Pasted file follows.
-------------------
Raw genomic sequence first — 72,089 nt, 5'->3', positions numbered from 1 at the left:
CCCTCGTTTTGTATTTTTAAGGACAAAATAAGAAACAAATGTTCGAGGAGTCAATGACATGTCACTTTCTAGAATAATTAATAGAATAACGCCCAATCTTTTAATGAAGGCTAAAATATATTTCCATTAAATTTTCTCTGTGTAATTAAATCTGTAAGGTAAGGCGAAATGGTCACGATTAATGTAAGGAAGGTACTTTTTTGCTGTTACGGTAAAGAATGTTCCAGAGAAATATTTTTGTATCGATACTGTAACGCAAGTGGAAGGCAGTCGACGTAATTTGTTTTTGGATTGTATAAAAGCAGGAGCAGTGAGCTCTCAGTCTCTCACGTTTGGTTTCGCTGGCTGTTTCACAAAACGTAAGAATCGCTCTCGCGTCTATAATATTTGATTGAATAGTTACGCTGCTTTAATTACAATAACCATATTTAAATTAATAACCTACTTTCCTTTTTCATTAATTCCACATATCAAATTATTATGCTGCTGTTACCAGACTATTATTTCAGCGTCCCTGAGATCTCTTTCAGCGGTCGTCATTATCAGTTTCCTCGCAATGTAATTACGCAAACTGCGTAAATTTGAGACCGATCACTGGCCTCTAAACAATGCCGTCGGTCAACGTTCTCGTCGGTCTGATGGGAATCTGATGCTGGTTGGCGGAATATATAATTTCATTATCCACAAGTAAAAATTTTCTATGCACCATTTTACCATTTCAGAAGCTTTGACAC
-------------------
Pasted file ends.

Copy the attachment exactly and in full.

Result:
Raw genomic sequence first — 72,089 nt, 5'->3', positions numbered from 1 at the left:
CCCTCGTTTTGTATTTTTAAGGACAAAATAAGAAACAAATGTTCGAGGAGTCAATGACATGTCACTTTCTAGAATAATTAATAGAATAACGCCCAATCTTTTAATGAAGGCTAAAATATATTTCCATTAAATTTTCTCTGTGTAATTAAATCTGTAAGGTAAGGCGAAATGGTCACGATTAATGTAAGGAAGGTACTTTTTTGCTGTTACGGTAAAGAATGTTCCAGAGAAATATTTTTGTATCGATACTGTAACGCAAGTGGAAGGCAGTCGACGTAATTTGTTTTTGGATTGTATAAAAGCAGGAGCAGTGAGCTCTCAGTCTCTCACGTTTGGTTTCGCTGGCTGTTTCACAAAACGTAAGAATCGCTCTCGCGTCTATAATATTTGATTGAATAGTTACGCTGCTTTAATTACAATAACCATATTTAAATTAATAACCTACTTTCCTTTTTCATTAATTCCACATATCAAATTATTATGCTGCTGTTACCAGACTATTATTTCAGCGTCCCTGAGATCTCTTTCAGCGGTCGTCATTATCAGTTTCCTCGCAATGTAATTACGCAAACTGCGTAAATTTGAGACCGATCACTGGCCTCTAAACAATGCCGTCGGTCAACGTTCTCGTCGGTCTGATGGGAATCTGATGCTGGTTGGCGGAATATATAATTTCATTATCCACAAGTAAAAATTTTCTATGCACCATTTTACCATTTCAGAAGCTTTGACAC